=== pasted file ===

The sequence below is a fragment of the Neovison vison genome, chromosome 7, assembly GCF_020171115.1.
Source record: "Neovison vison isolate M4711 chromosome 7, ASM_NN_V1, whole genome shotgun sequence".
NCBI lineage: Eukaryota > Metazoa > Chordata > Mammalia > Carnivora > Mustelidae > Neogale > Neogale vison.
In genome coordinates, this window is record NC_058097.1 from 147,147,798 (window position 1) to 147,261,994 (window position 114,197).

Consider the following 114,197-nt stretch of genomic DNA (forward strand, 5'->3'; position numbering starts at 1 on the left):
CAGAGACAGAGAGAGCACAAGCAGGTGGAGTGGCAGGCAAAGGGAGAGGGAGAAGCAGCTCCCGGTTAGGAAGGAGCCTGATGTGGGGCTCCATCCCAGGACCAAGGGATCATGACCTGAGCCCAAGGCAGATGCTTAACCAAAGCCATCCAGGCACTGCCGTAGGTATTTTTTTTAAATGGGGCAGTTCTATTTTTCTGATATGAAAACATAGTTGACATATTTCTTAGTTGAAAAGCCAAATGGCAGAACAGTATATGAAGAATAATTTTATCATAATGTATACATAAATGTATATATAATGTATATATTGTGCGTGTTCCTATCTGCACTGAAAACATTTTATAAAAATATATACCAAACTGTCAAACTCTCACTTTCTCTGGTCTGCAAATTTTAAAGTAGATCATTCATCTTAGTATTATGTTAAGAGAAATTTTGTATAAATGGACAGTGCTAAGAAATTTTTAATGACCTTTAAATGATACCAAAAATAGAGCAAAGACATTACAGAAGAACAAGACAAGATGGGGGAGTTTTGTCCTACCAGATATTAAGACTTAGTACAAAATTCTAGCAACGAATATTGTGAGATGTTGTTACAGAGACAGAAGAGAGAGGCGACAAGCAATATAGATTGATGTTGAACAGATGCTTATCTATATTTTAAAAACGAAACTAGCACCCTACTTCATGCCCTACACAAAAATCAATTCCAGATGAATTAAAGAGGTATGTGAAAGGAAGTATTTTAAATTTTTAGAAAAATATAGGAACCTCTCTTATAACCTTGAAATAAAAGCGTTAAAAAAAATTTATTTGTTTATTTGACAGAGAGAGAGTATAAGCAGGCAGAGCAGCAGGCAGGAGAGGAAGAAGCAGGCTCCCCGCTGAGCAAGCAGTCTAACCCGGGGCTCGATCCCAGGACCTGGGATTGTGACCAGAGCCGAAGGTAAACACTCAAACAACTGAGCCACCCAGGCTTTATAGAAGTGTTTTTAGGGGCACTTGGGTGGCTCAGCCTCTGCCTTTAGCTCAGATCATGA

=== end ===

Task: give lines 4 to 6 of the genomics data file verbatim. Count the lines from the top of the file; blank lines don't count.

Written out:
In genome coordinates, this window is record NC_058097.1 from 147,147,798 (window position 1) to 147,261,994 (window position 114,197).

Consider the following 114,197-nt stretch of genomic DNA (forward strand, 5'->3'; position numbering starts at 1 on the left):
CAGAGACAGAGAGAGCACAAGCAGGTGGAGTGGCAGGCAAAGGGAGAGGGAGAAGCAGCTCCCGGTTAGGAAGGAGCCTGATGTGGGGCTCCATCCCAGGACCAAGGGATCATGACCTGAGCCCAAGGCAGATGCTTAACCAAAGCCATCCAGGCACTGCCGTAGGTATTTTTTTTAAATGGGGCAGTTCTATTTTTCTGATATGAAAACATAGTTGACATATTTCTTAGTTGAAAAGCCAAATGGCAGAACAGTATATGAAGAATAATTTTATCATAATGTATACATAAATGTATATATAATGTATATATTGTGCGTGTTCCTATCTGCACTGAAAACATTTTATAAAAATATATACCAAACTGTCAAACTCTCACTTTCTCTGGTCTGCAAATTTTAAAGTAGATCATTCATCTTAGTATTATGTTAAGAGAAATTTTGTATAAATGGACAGTGCTAAGAAATTTTTAATGACCTTTAAATGATACCAAAAATAGAGCAAAGACATTACAGAAGAACAAGACAAGATGGGGGAGTTTTGTCCTACCAGATATTAAGACTTAGTACAAAATTCTAGCAACGAATATTGTGAGATGTTGTTACAGAGACAGAAGAGAGAGGCGACAAGCAATATAGATTGATGTTGAACAGATGCTTATCTATATTTTAAAAACGAAACTAGCACCCTACTTCATGCCCTACACAAAAATCAATTCCAGATGAATTAAAGAGGTATGTGAAAGGAAGTATTTTAAATTTTTAGAAAAATATAGGAACCTCTCTTATAACCTTGAAATAAAAGCGTTAAAAAAAATTTATTTGTTTATTTGACAGAGAGAGAGTATAAGCAGGCAGAGCAGCAGGCAGGAGAGGAAGAAGCAGGCTCCCCGCTGAGCAAGCAGTCTAACCCGGGGCTCGATCCCAGGACCTGGGATTGTGACCAGAGCCGAAGGTAAACACTCAAACAACTGAGCCACCCAGGCTTTATAGAAGTGTTTTTAGGGGCACTTGGGTGGCTCAGCCTCTGCCTTTAGCTCAGATCATGA